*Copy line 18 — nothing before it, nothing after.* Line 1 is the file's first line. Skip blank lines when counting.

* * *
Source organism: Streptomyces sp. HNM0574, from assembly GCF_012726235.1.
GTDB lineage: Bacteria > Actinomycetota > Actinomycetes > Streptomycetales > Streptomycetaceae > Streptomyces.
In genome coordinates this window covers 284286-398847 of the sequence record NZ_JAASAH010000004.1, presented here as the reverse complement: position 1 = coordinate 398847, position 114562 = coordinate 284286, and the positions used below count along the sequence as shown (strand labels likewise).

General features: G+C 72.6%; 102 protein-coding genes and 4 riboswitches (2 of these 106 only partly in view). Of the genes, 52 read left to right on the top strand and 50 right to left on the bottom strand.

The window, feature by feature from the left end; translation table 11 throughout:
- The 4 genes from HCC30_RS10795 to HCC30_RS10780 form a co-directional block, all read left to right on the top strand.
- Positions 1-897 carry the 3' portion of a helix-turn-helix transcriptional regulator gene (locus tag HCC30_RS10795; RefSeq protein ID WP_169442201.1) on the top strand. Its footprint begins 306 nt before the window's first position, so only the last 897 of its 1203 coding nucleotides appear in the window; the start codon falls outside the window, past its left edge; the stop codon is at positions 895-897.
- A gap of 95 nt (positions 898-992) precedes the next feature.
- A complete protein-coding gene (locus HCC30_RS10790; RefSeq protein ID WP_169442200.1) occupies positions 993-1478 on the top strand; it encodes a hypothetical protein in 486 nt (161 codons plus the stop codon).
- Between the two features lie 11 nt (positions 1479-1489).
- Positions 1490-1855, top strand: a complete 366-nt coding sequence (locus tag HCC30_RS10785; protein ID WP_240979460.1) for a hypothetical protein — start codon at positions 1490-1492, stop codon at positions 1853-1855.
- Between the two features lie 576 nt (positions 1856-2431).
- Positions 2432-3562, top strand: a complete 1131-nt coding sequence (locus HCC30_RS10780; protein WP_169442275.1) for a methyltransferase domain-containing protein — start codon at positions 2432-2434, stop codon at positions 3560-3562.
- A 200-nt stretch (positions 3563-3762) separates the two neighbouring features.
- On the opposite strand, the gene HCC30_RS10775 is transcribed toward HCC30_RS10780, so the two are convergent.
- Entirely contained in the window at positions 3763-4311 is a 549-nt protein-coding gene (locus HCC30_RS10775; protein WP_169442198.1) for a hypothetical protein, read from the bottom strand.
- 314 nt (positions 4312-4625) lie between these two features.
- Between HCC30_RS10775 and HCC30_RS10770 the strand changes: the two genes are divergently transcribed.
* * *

- Between HCC30_RS10775 and HCC30_RS10770 the strand changes: the two genes are divergently transcribed.